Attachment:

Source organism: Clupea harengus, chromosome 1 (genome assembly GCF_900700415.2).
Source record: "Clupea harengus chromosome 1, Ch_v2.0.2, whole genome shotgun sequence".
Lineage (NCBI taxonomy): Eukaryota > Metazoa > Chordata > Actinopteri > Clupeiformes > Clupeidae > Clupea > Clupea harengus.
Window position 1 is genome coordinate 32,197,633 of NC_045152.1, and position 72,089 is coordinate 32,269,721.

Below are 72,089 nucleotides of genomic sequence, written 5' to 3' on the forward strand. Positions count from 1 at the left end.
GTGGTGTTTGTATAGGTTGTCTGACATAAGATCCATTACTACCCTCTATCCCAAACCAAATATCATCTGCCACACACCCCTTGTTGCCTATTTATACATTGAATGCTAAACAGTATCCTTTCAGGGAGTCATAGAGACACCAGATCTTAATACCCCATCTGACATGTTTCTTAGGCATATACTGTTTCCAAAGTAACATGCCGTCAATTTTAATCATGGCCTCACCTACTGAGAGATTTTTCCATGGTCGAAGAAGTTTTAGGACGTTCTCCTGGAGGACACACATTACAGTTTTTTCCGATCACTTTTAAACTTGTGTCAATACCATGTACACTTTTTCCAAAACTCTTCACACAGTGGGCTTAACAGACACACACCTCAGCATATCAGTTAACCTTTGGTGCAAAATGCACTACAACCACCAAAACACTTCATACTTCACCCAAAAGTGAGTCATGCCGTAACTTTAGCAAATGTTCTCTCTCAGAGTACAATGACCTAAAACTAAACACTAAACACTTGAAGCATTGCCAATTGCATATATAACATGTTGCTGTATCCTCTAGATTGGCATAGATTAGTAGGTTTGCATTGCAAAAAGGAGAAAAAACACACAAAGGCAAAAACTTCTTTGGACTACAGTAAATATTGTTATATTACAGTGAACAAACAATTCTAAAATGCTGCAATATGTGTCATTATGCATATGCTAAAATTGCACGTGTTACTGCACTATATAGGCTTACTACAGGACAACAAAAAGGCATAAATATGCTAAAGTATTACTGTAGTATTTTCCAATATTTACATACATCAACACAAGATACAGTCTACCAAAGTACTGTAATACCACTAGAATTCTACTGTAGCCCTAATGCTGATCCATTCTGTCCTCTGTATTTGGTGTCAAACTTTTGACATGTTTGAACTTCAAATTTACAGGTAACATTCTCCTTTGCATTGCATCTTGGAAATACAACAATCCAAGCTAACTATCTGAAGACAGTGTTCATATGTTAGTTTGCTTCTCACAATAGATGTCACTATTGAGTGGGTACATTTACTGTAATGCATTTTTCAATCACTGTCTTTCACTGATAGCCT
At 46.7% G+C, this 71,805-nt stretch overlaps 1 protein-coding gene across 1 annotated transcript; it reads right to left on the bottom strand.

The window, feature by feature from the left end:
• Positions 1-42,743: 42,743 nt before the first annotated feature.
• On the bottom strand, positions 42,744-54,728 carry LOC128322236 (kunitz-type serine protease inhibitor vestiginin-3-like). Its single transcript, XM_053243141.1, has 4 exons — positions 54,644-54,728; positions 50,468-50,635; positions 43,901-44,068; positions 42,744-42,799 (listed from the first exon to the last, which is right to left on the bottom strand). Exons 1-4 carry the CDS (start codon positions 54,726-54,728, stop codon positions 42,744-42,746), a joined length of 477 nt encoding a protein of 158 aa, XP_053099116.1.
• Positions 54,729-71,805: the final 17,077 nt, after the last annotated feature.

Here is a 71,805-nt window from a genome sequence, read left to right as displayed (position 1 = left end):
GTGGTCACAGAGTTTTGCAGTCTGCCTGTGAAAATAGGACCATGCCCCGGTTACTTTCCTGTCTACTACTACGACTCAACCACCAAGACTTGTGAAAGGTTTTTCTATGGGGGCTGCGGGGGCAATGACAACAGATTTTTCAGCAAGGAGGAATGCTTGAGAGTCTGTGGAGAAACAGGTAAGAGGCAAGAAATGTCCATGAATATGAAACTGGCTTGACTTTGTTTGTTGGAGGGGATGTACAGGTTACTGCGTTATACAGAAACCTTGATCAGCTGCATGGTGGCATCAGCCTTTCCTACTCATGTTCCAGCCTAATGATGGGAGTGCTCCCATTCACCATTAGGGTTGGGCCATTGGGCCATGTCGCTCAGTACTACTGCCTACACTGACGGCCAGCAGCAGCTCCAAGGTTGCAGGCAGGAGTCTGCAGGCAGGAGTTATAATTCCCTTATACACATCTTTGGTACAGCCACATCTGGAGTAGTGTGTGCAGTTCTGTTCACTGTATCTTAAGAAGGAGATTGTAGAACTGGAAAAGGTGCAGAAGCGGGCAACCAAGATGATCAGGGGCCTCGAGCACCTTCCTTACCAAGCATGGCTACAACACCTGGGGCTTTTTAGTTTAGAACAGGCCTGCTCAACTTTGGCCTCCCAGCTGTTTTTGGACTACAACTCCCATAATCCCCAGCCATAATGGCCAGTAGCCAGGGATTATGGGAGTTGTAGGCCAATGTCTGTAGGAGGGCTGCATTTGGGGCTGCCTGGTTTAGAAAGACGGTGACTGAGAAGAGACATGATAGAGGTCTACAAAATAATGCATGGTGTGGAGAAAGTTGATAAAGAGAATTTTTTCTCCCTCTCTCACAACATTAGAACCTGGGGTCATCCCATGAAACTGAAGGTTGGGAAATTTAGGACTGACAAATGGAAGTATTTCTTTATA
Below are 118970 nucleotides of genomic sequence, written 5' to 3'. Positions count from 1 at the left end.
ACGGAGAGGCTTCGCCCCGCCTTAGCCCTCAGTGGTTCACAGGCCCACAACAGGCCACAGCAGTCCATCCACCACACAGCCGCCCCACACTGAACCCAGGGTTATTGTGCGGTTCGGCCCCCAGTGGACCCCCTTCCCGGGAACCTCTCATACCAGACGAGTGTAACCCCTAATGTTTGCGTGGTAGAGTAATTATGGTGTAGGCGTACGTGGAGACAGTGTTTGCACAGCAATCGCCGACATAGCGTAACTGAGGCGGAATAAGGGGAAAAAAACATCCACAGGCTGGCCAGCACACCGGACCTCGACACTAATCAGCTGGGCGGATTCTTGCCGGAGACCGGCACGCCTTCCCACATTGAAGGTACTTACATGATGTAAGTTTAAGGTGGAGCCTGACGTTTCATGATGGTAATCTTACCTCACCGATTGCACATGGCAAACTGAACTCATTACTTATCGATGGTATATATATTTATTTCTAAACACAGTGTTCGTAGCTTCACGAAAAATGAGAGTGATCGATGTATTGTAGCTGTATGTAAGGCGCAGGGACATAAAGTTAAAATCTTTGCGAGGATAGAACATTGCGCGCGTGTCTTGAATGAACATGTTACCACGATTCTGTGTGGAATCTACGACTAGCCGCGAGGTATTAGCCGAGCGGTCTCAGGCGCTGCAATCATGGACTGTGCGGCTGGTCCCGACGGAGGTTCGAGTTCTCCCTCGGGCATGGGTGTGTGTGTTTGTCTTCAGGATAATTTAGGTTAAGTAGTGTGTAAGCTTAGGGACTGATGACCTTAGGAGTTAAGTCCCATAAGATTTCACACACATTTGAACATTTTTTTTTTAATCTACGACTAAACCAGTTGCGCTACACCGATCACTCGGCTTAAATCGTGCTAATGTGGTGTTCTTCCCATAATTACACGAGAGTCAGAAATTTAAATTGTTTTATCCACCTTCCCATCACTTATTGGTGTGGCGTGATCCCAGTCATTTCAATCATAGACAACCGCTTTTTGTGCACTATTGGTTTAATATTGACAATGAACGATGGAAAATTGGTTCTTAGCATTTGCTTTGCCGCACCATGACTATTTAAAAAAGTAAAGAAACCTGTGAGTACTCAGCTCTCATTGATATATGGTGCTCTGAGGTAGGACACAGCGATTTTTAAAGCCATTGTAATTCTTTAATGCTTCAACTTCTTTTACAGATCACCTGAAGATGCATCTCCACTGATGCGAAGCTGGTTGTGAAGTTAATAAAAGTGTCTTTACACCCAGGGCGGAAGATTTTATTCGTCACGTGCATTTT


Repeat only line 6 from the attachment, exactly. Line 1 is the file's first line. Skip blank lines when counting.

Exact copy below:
GTGGTGTTTGTATAGGTTGTCTGACATAAGATCCATTACTACCCTCTATCCCAAACCAAATATCATCTGCCACACACCCCTTGTTGCCTATTTATACATTGAATGCTAAACAGTATCCTTTCAGGGAGTCATAGAGACACCAGATCTTAATACCCCATCTGACATGTTTCTTAGGCATATACTGTTTCCAAAGTAACATGCCGTCAATTTTAATCATGGCCTCACCTACTGAGAGATTTTTCCATGGTCGAAGAAGTTTTAGGACGTTCTCCTGGAGGACACACATTACAGTTTTTTCCGATCACTTTTAAACTTGTGTCAATACCATGTACACTTTTTCCAAAACTCTTCACACAGTGGGCTTAACAGACACACACCTCAGCATATCAGTTAACCTTTGGTGCAAAATGCACTACAACCACCAAAACACTTCATACTTCACCCAAAAGTGAGTCATGCCGTAACTTTAGCAAATGTTCTCTCTCAGAGTACAATGACCTAAAACTAAACACTAAACACTTGAAGCATTGCCAATTGCATATATAACATGTTGCTGTATCCTCTAGATTGGCATAGATTAGTAGGTTTGCATTGCAAAAAGGAGAAAAAACACACAAAGGCAAAAACTTCTTTGGACTACAGTAAATATTGTTATATTACAGTGAACAAACAATTCTAAAATGCTGCAATATGTGTCATTATGCATATGCTAAAATTGCACGTGTTACTGCACTATATAGGCTTACTACAGGACAACAAAAAGGCATAAATATGCTAAAGTATTACTGTAGTATTTTCCAATATTTACATACATCAACACAAGATACAGTCTACCAAAGTACTGTAATACCACTAGAATTCTACTGTAGCCCTAATGCTGATCCATTCTGTCCTCTGTATTTGGTGTCAAACTTTTGACATGTTTGAACTTCAAATTTACAGGTAACATTCTCCTTTGCATTGCATCTTGGAAATACAACAATCCAAGCTAACTATCTGAAGACAGTGTTCATATGTTAGTTTGCTTCTCACAATAGATGTCACTATTGAGTGGGTACATTTACTGTAATGCATTTTTCAATCACTGTCTTTCACTGATAGCCT